The call came during a hearing of the Commons public accounts committee on Monday in which MPs grilled financial managers of the Duchies of Lancaster (the Queen) and Cornwall (the Prince of Wales, Prince Charles) over huge revenue increases in 2004 of £8.3m and £11.9m respectively.
Prompted by labour MP Sion Simon, who asked why the Prince’s financial managers were not opting to choose the National Audit Office to scrutinise its accounts like ‘everyone else’, NAO head Sir John Bourn said that he would ‘like to have a look at the books’.
An NAO official also told MPs that the accounts were at times ‘hard to comprehend.’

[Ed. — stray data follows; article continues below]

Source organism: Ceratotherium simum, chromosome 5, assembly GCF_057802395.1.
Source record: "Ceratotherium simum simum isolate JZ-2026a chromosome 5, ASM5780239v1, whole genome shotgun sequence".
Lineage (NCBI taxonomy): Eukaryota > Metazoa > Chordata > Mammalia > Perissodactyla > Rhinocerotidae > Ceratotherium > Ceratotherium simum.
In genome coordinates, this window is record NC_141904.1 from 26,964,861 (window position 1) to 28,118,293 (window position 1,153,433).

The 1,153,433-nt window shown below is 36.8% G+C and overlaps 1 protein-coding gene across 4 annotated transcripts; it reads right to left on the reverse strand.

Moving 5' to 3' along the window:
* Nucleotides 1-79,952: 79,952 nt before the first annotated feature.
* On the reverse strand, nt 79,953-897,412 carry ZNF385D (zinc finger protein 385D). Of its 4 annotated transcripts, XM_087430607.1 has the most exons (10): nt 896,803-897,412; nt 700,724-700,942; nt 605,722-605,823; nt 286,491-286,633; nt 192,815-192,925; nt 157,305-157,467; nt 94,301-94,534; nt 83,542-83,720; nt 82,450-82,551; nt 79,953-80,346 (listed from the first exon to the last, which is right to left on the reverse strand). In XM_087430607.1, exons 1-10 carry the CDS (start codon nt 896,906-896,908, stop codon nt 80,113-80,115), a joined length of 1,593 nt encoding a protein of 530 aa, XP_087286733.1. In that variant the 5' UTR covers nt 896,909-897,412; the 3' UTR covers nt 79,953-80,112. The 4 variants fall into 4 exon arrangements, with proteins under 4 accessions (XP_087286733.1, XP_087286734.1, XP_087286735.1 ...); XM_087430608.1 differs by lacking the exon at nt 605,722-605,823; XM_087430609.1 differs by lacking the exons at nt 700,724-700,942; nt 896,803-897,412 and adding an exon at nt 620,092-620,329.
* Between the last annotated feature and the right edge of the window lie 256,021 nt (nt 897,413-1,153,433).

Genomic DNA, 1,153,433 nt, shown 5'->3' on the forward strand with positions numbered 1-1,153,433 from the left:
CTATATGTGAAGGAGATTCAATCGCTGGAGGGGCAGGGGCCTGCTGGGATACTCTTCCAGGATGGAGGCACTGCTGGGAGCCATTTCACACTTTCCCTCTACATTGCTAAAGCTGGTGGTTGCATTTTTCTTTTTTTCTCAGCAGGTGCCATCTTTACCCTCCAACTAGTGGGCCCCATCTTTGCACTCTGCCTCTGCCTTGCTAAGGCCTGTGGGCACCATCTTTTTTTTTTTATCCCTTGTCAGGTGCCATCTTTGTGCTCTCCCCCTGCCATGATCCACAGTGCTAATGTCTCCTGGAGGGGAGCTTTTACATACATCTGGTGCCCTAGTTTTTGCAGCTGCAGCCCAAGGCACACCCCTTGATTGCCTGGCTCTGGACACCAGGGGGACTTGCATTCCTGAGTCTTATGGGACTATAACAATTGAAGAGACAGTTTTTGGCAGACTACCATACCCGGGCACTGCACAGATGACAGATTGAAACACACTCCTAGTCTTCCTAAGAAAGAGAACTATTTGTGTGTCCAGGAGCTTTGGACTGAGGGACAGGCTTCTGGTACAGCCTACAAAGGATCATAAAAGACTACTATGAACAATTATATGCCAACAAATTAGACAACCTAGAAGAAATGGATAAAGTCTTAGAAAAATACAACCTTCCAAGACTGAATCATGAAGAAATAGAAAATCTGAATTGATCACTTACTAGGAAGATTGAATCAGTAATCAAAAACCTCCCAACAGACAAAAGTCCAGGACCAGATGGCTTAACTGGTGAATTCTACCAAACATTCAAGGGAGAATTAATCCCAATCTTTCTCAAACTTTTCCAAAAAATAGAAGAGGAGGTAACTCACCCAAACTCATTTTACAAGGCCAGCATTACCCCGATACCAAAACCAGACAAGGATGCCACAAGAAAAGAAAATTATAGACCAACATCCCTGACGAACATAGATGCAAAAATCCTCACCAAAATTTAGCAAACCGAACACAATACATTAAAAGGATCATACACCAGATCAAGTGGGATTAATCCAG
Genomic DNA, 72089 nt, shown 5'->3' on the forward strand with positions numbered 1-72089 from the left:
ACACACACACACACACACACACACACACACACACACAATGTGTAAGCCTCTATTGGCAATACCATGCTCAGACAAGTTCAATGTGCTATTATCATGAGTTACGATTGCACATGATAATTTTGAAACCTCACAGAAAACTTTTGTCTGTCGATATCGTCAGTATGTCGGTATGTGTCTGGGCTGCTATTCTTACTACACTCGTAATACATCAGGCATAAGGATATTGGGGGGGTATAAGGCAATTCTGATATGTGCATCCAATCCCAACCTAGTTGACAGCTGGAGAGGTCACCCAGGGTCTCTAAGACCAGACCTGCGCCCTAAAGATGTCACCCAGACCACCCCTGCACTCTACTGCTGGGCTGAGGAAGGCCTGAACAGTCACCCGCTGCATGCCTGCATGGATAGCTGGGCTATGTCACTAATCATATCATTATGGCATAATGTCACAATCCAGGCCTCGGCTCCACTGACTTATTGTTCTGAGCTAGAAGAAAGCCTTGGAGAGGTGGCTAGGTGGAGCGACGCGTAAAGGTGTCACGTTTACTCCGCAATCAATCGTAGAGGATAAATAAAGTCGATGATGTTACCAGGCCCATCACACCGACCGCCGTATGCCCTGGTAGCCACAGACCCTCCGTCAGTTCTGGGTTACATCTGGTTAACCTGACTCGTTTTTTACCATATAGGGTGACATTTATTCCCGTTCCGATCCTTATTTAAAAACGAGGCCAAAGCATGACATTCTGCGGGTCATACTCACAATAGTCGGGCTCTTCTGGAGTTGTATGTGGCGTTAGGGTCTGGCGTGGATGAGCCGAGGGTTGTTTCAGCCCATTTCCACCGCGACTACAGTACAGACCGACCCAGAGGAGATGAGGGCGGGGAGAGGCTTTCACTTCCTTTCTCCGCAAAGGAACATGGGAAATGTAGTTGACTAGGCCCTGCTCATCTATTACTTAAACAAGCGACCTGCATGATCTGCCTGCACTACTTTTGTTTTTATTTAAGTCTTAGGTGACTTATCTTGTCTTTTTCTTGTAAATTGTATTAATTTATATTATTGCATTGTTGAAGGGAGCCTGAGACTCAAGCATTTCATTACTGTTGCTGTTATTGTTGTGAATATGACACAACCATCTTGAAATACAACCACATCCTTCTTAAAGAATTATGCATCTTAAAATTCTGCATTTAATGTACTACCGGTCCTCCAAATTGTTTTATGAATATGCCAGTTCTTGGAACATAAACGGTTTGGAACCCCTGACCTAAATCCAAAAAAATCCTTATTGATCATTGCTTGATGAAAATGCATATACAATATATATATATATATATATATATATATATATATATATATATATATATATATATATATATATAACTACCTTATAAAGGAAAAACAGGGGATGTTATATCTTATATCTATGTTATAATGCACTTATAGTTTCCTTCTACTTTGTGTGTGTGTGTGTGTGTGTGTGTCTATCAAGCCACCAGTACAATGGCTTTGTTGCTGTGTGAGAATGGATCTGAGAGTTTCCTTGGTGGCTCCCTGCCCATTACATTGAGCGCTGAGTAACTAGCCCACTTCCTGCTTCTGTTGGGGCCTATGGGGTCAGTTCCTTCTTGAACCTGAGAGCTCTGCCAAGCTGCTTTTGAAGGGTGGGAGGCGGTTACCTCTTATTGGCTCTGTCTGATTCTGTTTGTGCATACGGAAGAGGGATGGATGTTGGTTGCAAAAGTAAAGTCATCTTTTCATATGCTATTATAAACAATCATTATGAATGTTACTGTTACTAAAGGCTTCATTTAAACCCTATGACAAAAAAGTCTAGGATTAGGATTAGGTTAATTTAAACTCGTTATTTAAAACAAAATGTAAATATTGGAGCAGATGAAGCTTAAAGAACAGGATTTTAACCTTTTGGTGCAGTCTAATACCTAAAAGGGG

Currently, the accounts go through internal committee procedures, its auditors (PricewaterhouseCoopers), and an audit committee followed by the Treasury that has the power to veto anything it chooses.
In several scathing attacks on the duchies’ figures, MPs accused the queen and Prince of Wales of living in a ‘closeted world’ that lacks accounting ‘transparency’.
Bertie Ross, secretary and keeper of the records for the Duchy of Cornwall, said that the Prince’s revenues had risen for three reasons: ‘The investment strategy has moved from bond held leases to investing in commercial property, there has been a change in accounting practices and we have controlled costs.’
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